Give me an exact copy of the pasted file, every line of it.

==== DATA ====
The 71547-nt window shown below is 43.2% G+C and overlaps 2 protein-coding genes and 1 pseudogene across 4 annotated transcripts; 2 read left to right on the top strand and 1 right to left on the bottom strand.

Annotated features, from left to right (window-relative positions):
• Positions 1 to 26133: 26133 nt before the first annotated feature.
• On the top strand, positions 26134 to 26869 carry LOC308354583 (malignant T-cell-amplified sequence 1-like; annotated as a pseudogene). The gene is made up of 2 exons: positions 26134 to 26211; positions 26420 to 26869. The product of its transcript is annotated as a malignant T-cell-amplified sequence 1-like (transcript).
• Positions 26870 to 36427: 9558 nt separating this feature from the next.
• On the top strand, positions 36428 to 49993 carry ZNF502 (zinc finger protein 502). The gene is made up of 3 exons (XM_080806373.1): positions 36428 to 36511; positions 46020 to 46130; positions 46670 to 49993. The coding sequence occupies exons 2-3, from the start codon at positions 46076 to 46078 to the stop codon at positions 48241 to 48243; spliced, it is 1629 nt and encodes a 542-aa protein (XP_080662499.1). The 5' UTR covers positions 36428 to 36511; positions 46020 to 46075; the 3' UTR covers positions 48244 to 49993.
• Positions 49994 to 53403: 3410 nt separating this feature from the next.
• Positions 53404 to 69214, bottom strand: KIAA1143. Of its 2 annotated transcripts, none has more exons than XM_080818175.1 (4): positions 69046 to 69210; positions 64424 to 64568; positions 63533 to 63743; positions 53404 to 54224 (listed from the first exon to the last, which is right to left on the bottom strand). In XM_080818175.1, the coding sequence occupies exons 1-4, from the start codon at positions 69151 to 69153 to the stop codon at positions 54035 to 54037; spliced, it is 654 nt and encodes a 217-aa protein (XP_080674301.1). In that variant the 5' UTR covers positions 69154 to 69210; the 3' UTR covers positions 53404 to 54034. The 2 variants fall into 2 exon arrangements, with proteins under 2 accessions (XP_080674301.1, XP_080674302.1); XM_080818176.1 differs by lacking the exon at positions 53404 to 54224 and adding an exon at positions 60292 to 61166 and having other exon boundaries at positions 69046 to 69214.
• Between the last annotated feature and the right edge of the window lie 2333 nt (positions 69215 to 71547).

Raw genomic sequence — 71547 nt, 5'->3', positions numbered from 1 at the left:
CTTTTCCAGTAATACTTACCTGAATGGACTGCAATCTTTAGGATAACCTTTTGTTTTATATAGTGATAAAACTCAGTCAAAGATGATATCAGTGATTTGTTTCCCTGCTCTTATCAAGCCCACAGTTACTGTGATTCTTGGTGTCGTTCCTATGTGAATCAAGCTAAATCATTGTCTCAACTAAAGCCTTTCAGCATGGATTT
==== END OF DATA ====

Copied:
The 71547-nt window shown below is 43.2% G+C and overlaps 2 protein-coding genes and 1 pseudogene across 4 annotated transcripts; 2 read left to right on the top strand and 1 right to left on the bottom strand.

Annotated features, from left to right (window-relative positions):
• Positions 1 to 26133: 26133 nt before the first annotated feature.
• On the top strand, positions 26134 to 26869 carry LOC308354583 (malignant T-cell-amplified sequence 1-like; annotated as a pseudogene). The gene is made up of 2 exons: positions 26134 to 26211; positions 26420 to 26869. The product of its transcript is annotated as a malignant T-cell-amplified sequence 1-like (transcript).
• Positions 26870 to 36427: 9558 nt separating this feature from the next.
• On the top strand, positions 36428 to 49993 carry ZNF502 (zinc finger protein 502). The gene is made up of 3 exons (XM_080806373.1): positions 36428 to 36511; positions 46020 to 46130; positions 46670 to 49993. The coding sequence occupies exons 2-3, from the start codon at positions 46076 to 46078 to the stop codon at positions 48241 to 48243; spliced, it is 1629 nt and encodes a 542-aa protein (XP_080662499.1). The 5' UTR covers positions 36428 to 36511; positions 46020 to 46075; the 3' UTR covers positions 48244 to 49993.
• Positions 49994 to 53403: 3410 nt separating this feature from the next.
• Positions 53404 to 69214, bottom strand: KIAA1143. Of its 2 annotated transcripts, none has more exons than XM_080818175.1 (4): positions 69046 to 69210; positions 64424 to 64568; positions 63533 to 63743; positions 53404 to 54224 (listed from the first exon to the last, which is right to left on the bottom strand). In XM_080818175.1, the coding sequence occupies exons 1-4, from the start codon at positions 69151 to 69153 to the stop codon at positions 54035 to 54037; spliced, it is 654 nt and encodes a 217-aa protein (XP_080674301.1). In that variant the 5' UTR covers positions 69154 to 69210; the 3' UTR covers positions 53404 to 54034. The 2 variants fall into 2 exon arrangements, with proteins under 2 accessions (XP_080674301.1, XP_080674302.1); XM_080818176.1 differs by lacking the exon at positions 53404 to 54224 and adding an exon at positions 60292 to 61166 and having other exon boundaries at positions 69046 to 69214.
• Between the last annotated feature and the right edge of the window lie 2333 nt (positions 69215 to 71547).

Raw genomic sequence — 71547 nt, 5'->3', positions numbered from 1 at the left:
CTTTTCCAGTAATACTTACCTGAATGGACTGCAATCTTTAGGATAACCTTTTGTTTTATATAGTGATAAAACTCAGTCAAAGATGATATCAGTGATTTGTTTCCCTGCTCTTATCAAGCCCACAGTTACTGTGATTCTTGGTGTCGTTCCTATGTGAATCAAGCTAAATCATTGTCTCAACTAAAGCCTTTCAGCATGGATTT